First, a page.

How Not to Measure the Market

By Dave Fratello | October 16th, 2012
A real estate sale flyer made the rounds in MB this week, prompting questions to MBC.

Among other things, the flyer made the claim that sale prices in MB – west of Sepulveda – are up 33.4% year-over-year.

It's obviously fishy, but readers wanted to know – what, exactly is wrong here?

And how are we actually doing, flyers notwithstanding?

It was less than one month ago, and before the close of Q3 2012, that we published our "Quick Median Price Update," showing median prices up 4% YTD for all of MB, flat west of Sepulveda.

Flat, 33%. You know, different people see the data differently, right?

We'll give you a real Q3 update tomorrow.

But first, this flyer. We saw the source info on the claim and instantly knew this would be an easy debunking.

The huge, blinking warning was that these numbers were one-month comparisons between sales in September 2011 and 2012. And for just west of Sepulveda.

You have to know, that's a small subset of a smallish market. And just one month! If you had two dozen sales to report on, it'd be a lot.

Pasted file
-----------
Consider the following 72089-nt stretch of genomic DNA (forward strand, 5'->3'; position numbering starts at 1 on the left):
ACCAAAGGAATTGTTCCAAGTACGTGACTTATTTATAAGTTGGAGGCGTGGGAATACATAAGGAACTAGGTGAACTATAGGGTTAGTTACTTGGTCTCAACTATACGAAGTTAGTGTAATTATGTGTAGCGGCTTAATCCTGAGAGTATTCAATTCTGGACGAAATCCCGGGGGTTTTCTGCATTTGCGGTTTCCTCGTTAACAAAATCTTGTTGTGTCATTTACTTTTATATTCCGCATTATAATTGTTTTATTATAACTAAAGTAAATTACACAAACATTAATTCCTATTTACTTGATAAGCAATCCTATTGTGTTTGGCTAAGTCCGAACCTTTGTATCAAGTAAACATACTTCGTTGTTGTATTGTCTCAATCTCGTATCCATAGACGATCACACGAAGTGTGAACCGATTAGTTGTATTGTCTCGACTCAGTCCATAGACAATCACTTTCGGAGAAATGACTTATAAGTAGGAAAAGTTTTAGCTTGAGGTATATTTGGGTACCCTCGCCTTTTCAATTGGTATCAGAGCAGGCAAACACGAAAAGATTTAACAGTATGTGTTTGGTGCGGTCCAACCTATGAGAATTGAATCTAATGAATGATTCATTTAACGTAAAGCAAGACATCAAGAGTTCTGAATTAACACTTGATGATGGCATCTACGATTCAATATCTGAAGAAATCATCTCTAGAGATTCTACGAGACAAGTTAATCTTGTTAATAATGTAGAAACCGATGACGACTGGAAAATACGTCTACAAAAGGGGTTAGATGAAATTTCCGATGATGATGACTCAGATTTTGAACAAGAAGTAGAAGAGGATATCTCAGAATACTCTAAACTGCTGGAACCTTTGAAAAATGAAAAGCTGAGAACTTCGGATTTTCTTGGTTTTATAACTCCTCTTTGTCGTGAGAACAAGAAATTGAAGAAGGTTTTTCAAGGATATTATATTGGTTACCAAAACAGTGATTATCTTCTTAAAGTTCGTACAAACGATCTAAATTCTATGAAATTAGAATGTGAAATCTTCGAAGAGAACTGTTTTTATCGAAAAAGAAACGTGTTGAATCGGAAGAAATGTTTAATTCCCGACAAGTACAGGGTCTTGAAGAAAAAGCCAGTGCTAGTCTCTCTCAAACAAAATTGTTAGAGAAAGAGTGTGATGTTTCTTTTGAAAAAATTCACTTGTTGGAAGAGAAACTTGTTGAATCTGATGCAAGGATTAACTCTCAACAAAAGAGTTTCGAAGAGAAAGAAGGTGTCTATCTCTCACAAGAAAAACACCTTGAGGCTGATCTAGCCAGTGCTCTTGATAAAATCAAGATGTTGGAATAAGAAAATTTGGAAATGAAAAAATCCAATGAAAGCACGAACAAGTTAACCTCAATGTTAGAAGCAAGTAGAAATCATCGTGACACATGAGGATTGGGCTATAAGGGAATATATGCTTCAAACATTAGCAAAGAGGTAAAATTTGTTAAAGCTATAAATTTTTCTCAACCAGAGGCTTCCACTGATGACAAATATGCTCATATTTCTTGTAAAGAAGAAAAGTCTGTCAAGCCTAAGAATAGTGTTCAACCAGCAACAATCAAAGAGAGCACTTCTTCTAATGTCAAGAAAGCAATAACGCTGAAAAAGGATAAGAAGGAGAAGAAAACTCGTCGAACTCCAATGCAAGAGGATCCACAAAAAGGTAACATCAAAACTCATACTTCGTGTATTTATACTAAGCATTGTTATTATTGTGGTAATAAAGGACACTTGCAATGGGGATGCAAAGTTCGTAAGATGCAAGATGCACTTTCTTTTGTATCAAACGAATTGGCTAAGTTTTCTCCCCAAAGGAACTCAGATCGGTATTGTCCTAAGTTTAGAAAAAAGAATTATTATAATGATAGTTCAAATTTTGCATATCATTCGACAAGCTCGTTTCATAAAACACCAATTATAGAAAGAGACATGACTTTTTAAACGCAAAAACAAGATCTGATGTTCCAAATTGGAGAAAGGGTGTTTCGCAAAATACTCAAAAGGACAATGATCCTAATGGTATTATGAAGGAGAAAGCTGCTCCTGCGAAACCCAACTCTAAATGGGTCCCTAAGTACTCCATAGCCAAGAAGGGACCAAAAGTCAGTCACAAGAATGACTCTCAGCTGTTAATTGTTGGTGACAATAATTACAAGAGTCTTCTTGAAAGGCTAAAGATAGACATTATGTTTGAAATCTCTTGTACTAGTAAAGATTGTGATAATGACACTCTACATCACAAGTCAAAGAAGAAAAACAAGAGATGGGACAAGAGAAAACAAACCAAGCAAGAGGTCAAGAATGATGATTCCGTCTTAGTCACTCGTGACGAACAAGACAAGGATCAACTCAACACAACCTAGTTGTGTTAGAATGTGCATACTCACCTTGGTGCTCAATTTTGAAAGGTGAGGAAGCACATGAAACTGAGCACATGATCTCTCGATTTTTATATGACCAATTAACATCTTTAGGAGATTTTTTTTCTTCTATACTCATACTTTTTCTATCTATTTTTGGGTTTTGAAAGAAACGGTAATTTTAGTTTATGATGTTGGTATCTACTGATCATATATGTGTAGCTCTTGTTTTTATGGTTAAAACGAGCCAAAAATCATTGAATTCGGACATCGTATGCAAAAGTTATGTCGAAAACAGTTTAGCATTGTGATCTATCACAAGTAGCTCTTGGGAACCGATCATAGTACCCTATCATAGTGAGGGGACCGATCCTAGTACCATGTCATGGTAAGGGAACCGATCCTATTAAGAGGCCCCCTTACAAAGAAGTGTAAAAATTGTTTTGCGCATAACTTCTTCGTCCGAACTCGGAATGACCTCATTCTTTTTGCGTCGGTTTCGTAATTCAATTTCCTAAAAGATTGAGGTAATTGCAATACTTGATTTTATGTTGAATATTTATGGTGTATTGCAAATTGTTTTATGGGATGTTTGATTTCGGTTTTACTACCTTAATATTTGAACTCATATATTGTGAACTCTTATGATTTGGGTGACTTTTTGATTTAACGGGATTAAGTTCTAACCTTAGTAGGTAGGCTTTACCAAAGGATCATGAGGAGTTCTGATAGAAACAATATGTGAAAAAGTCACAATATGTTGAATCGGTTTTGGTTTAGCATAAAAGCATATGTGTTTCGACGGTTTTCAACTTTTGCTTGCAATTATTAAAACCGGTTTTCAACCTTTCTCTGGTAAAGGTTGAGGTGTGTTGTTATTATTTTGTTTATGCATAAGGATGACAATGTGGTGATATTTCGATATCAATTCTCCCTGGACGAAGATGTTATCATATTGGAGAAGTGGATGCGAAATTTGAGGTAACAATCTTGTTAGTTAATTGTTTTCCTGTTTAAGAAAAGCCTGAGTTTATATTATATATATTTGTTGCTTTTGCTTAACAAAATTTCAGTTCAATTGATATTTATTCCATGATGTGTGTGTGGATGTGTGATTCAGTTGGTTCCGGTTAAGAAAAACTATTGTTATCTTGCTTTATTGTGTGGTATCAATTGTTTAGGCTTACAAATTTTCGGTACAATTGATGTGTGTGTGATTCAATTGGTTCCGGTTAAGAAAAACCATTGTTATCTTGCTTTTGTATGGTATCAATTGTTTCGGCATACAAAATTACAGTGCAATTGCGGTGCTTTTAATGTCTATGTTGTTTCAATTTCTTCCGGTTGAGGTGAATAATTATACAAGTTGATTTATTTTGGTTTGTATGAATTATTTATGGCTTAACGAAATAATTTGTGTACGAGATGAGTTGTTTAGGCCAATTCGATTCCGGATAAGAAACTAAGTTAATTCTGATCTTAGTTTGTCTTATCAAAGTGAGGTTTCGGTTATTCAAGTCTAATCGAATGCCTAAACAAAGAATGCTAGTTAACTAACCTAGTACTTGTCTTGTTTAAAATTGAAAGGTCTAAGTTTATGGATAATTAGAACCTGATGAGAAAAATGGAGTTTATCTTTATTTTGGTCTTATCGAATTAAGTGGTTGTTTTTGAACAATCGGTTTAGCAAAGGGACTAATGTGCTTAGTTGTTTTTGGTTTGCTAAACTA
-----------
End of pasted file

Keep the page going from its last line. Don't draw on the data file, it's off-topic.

The specific claim was that the "Average Price for SOLD" properties, West of PCH, was "UP 33.4%"

Average price, oh, you bane of analysis. Who uses "average?"

The "average" is so easily skewed by a sale or two that it quickly becomes noise. And in a one-month sample – all the more so.

And that's exactly the first problem.

In Sept. 2011, the top 2 sales west of Sepulveda were at $4.150m and $2.181m.

In Sept. 2012, we had 2 Strand sales (hello!) at $6.2m and $3.560m. (The $3.5m sale was a condo.) That's a lot of extra lard for the "average" price for September.

Then there's the (fully expected) problem of small samples.

In 2011, there were just 23 residential property sales west of Sepulveda closing in September.

In 2012, there were fewer: just 18.

Obviously, you can't generalize about the MB market based on 18 sales in one month.

For the record, we did our research and found the same numbers "supporting" these claims. You include SFRs and THs west of Sepulveda only, and the jump in "average" sale price is from $1.401m in Sept. 2011 to $1.868m in Sept. 2012, and that's 33.4%.

The median for this alarmingly small sample jumps 27%, instead of the 33% for the average.

Just because both numbers are true doesn't make them relevant.

We'll look at more meaningful data Wednesday.

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